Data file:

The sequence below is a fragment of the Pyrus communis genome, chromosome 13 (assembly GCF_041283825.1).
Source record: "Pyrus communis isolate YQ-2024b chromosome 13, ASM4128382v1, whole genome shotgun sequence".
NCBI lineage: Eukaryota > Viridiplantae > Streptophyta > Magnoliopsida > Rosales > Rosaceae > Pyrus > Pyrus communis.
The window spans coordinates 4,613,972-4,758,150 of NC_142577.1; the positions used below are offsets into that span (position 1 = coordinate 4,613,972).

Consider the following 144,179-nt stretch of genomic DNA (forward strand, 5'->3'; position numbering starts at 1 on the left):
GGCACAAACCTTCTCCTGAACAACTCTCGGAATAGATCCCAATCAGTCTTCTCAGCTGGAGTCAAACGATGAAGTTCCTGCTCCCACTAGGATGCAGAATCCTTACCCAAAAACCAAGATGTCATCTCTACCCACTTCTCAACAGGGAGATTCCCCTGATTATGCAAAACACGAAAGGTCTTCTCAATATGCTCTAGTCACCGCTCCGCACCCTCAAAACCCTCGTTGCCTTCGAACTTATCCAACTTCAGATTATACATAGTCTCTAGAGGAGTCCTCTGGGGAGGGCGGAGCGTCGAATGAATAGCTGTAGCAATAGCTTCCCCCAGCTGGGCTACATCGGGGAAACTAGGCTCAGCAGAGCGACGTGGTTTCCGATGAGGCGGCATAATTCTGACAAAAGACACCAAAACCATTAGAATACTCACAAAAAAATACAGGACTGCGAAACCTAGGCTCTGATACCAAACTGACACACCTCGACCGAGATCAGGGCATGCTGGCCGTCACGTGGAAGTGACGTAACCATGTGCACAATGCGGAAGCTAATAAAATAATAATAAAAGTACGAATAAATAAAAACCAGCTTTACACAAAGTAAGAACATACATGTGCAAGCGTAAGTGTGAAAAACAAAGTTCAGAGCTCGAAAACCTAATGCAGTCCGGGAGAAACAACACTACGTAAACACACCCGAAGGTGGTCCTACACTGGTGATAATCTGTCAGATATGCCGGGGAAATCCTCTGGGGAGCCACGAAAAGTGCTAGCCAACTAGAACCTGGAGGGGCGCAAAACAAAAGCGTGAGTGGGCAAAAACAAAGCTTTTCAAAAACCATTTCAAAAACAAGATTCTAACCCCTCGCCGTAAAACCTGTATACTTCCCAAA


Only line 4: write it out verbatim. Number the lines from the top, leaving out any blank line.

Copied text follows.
The window spans coordinates 4,613,972-4,758,150 of NC_142577.1; the positions used below are offsets into that span (position 1 = coordinate 4,613,972).